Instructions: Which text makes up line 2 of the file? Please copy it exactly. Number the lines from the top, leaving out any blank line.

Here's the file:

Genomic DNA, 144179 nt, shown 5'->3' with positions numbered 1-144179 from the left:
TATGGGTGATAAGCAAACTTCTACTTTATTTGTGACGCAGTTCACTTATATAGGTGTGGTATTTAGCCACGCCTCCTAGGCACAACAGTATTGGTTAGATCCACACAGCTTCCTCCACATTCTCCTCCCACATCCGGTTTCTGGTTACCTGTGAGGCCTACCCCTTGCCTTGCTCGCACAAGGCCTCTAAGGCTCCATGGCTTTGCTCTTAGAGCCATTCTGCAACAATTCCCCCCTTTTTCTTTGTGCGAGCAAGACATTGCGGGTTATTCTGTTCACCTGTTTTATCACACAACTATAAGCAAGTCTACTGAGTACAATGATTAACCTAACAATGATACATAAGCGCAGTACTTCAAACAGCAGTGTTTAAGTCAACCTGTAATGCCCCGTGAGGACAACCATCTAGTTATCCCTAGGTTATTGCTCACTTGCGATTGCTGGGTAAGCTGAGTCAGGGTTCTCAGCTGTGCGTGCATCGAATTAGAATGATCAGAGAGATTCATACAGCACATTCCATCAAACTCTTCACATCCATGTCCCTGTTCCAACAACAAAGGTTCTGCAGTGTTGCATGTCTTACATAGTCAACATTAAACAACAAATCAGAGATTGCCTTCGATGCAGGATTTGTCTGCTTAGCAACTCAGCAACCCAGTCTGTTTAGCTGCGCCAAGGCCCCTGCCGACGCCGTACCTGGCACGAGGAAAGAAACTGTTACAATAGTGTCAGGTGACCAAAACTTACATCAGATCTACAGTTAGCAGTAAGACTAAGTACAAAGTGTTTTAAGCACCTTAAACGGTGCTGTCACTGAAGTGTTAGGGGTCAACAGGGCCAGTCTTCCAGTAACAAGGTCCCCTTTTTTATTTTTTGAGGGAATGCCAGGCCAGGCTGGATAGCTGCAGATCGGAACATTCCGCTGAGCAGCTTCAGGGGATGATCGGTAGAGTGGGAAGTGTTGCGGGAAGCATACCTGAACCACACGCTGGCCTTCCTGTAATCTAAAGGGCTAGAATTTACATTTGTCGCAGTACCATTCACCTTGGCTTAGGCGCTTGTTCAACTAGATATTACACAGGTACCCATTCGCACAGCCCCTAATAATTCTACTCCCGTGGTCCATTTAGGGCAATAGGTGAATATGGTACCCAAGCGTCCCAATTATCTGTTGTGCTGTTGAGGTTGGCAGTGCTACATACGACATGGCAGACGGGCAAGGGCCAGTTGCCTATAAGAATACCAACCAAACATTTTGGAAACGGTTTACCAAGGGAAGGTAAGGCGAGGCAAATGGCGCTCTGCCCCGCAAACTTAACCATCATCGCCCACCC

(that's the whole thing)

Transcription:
TATGGGTGATAAGCAAACTTCTACTTTATTTGTGACGCAGTTCACTTATATAGGTGTGGTATTTAGCCACGCCTCCTAGGCACAACAGTATTGGTTAGATCCACACAGCTTCCTCCACATTCTCCTCCCACATCCGGTTTCTGGTTACCTGTGAGGCCTACCCCTTGCCTTGCTCGCACAAGGCCTCTAAGGCTCCATGGCTTTGCTCTTAGAGCCATTCTGCAACAATTCCCCCCTTTTTCTTTGTGCGAGCAAGACATTGCGGGTTATTCTGTTCACCTGTTTTATCACACAACTATAAGCAAGTCTACTGAGTACAATGATTAACCTAACAATGATACATAAGCGCAGTACTTCAAACAGCAGTGTTTAAGTCAACCTGTAATGCCCCGTGAGGACAACCATCTAGTTATCCCTAGGTTATTGCTCACTTGCGATTGCTGGGTAAGCTGAGTCAGGGTTCTCAGCTGTGCGTGCATCGAATTAGAATGATCAGAGAGATTCATACAGCACATTCCATCAAACTCTTCACATCCATGTCCCTGTTCCAACAACAAAGGTTCTGCAGTGTTGCATGTCTTACATAGTCAACATTAAACAACAAATCAGAGATTGCCTTCGATGCAGGATTTGTCTGCTTAGCAACTCAGCAACCCAGTCTGTTTAGCTGCGCCAAGGCCCCTGCCGACGCCGTACCTGGCACGAGGAAAGAAACTGTTACAATAGTGTCAGGTGACCAAAACTTACATCAGATCTACAGTTAGCAGTAAGACTAAGTACAAAGTGTTTTAAGCACCTTAAACGGTGCTGTCACTGAAGTGTTAGGGGTCAACAGGGCCAGTCTTCCAGTAACAAGGTCCCCTTTTTTATTTTTTGAGGGAATGCCAGGCCAGGCTGGATAGCTGCAGATCGGAACATTCCGCTGAGCAGCTTCAGGGGATGATCGGTAGAGTGGGAAGTGTTGCGGGAAGCATACCTGAACCACACGCTGGCCTTCCTGTAATCTAAAGGGCTAGAATTTACATTTGTCGCAGTACCATTCACCTTGGCTTAGGCGCTTGTTCAACTAGATATTACACAGGTACCCATTCGCACAGCCCCTAATAATTCTACTCCCGTGGTCCATTTAGGGCAATAGGTGAATATGGTACCCAAGCGTCCCAATTATCTGTTGTGCTGTTGAGGTTGGCAGTGCTACATACGACATGGCAGACGGGCAAGGGCCAGTTGCCTATAAGAATACCAACCAAACATTTTGGAAACGGTTTACCAAGGGAAGGTAAGGCGAGGCAAATGGCGCTCTGCCCCGCAAACTTAACCATCATCGCCCACCC